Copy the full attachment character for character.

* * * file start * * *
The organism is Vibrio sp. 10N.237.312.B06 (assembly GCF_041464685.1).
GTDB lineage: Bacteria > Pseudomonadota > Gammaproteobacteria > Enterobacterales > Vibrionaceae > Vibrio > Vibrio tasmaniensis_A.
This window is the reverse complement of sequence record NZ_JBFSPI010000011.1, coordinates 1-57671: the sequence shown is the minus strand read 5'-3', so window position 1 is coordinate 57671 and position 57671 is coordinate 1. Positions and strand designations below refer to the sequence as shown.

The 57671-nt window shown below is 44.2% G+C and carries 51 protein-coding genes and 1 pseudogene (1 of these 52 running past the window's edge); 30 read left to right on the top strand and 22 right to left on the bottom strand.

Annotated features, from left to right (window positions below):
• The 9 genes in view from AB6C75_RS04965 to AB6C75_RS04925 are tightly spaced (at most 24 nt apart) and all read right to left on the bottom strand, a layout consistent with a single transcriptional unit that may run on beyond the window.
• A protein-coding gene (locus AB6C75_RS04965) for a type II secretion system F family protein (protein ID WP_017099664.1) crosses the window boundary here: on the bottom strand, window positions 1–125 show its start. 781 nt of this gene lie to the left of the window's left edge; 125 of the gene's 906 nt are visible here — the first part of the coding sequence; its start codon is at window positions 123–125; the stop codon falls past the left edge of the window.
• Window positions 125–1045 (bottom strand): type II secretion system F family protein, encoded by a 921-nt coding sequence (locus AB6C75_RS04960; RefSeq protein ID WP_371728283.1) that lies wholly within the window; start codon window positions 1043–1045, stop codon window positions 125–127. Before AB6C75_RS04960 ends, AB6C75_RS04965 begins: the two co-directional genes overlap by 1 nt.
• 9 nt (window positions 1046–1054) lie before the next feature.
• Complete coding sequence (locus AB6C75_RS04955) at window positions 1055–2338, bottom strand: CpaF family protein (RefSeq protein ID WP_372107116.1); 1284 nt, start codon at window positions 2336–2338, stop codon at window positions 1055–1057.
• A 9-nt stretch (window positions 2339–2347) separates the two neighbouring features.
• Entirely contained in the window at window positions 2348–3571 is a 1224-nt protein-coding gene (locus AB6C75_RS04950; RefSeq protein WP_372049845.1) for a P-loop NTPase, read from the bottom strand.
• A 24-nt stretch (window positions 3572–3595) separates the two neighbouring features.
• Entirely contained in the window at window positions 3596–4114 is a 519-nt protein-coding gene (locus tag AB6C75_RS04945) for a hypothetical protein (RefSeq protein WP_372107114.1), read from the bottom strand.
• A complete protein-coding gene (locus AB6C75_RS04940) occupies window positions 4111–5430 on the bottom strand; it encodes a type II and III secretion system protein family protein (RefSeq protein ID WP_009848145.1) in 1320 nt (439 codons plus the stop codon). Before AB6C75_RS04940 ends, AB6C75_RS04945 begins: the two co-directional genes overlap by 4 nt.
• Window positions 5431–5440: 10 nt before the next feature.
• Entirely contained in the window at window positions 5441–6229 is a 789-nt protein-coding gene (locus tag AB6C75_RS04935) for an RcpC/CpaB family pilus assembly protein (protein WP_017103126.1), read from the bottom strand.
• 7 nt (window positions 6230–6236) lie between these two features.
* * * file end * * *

The organism is Vibrio sp. 10N.237.312.B06 (assembly GCF_041464685.1).
GTDB lineage: Bacteria > Pseudomonadota > Gammaproteobacteria > Enterobacterales > Vibrionaceae > Vibrio > Vibrio tasmaniensis_A.
This window is the reverse complement of sequence record NZ_JBFSPI010000011.1, coordinates 1-57671: the sequence shown is the minus strand read 5'-3', so window position 1 is coordinate 57671 and position 57671 is coordinate 1. Positions and strand designations below refer to the sequence as shown.

The 57671-nt window shown below is 44.2% G+C and carries 51 protein-coding genes and 1 pseudogene (1 of these 52 running past the window's edge); 30 read left to right on the top strand and 22 right to left on the bottom strand.

Annotated features, from left to right (window positions below):
• The 9 genes in view from AB6C75_RS04965 to AB6C75_RS04925 are tightly spaced (at most 24 nt apart) and all read right to left on the bottom strand, a layout consistent with a single transcriptional unit that may run on beyond the window.
• A protein-coding gene (locus AB6C75_RS04965) for a type II secretion system F family protein (protein ID WP_017099664.1) crosses the window boundary here: on the bottom strand, window positions 1–125 show its start. 781 nt of this gene lie to the left of the window's left edge; 125 of the gene's 906 nt are visible here — the first part of the coding sequence; its start codon is at window positions 123–125; the stop codon falls past the left edge of the window.
• Window positions 125–1045 (bottom strand): type II secretion system F family protein, encoded by a 921-nt coding sequence (locus AB6C75_RS04960; RefSeq protein ID WP_371728283.1) that lies wholly within the window; start codon window positions 1043–1045, stop codon window positions 125–127. Before AB6C75_RS04960 ends, AB6C75_RS04965 begins: the two co-directional genes overlap by 1 nt.
• 9 nt (window positions 1046–1054) lie before the next feature.
• Complete coding sequence (locus AB6C75_RS04955) at window positions 1055–2338, bottom strand: CpaF family protein (RefSeq protein ID WP_372107116.1); 1284 nt, start codon at window positions 2336–2338, stop codon at window positions 1055–1057.
• A 9-nt stretch (window positions 2339–2347) separates the two neighbouring features.
• Entirely contained in the window at window positions 2348–3571 is a 1224-nt protein-coding gene (locus AB6C75_RS04950; RefSeq protein WP_372049845.1) for a P-loop NTPase, read from the bottom strand.
• A 24-nt stretch (window positions 3572–3595) separates the two neighbouring features.
• Entirely contained in the window at window positions 3596–4114 is a 519-nt protein-coding gene (locus tag AB6C75_RS04945) for a hypothetical protein (RefSeq protein WP_372107114.1), read from the bottom strand.
• A complete protein-coding gene (locus AB6C75_RS04940) occupies window positions 4111–5430 on the bottom strand; it encodes a type II and III secretion system protein family protein (RefSeq protein ID WP_009848145.1) in 1320 nt (439 codons plus the stop codon). Before AB6C75_RS04940 ends, AB6C75_RS04945 begins: the two co-directional genes overlap by 4 nt.
• Window positions 5431–5440: 10 nt before the next feature.
• Entirely contained in the window at window positions 5441–6229 is a 789-nt protein-coding gene (locus tag AB6C75_RS04935) for an RcpC/CpaB family pilus assembly protein (protein WP_017103126.1), read from the bottom strand.
• 7 nt (window positions 6230–6236) lie between these two features.